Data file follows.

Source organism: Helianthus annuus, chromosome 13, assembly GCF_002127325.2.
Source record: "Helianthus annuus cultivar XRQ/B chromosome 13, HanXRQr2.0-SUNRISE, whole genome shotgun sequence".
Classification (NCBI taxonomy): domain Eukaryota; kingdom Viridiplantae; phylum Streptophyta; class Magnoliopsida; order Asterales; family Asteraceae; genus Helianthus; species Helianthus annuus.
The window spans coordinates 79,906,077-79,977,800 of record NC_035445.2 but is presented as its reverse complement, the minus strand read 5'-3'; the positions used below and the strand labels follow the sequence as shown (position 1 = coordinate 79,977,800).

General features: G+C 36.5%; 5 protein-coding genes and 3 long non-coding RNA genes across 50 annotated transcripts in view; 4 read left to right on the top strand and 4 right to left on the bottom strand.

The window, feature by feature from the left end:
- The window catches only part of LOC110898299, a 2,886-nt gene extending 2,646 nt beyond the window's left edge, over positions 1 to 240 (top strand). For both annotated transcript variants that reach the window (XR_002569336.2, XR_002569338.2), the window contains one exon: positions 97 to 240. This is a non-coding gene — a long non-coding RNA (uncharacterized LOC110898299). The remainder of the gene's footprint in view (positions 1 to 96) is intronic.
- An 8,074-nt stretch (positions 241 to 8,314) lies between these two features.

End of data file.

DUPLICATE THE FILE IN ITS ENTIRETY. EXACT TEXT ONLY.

Source organism: Helianthus annuus, chromosome 13, assembly GCF_002127325.2.
Source record: "Helianthus annuus cultivar XRQ/B chromosome 13, HanXRQr2.0-SUNRISE, whole genome shotgun sequence".
Classification (NCBI taxonomy): domain Eukaryota; kingdom Viridiplantae; phylum Streptophyta; class Magnoliopsida; order Asterales; family Asteraceae; genus Helianthus; species Helianthus annuus.
The window spans coordinates 79,906,077-79,977,800 of record NC_035445.2 but is presented as its reverse complement, the minus strand read 5'-3'; the positions used below and the strand labels follow the sequence as shown (position 1 = coordinate 79,977,800).

General features: G+C 36.5%; 5 protein-coding genes and 3 long non-coding RNA genes across 50 annotated transcripts in view; 4 read left to right on the top strand and 4 right to left on the bottom strand.

The window, feature by feature from the left end:
- The window catches only part of LOC110898299, a 2,886-nt gene extending 2,646 nt beyond the window's left edge, over positions 1 to 240 (top strand). For both annotated transcript variants that reach the window (XR_002569336.2, XR_002569338.2), the window contains one exon: positions 97 to 240. This is a non-coding gene — a long non-coding RNA (uncharacterized LOC110898299). The remainder of the gene's footprint in view (positions 1 to 96) is intronic.
- An 8,074-nt stretch (positions 241 to 8,314) lies between these two features.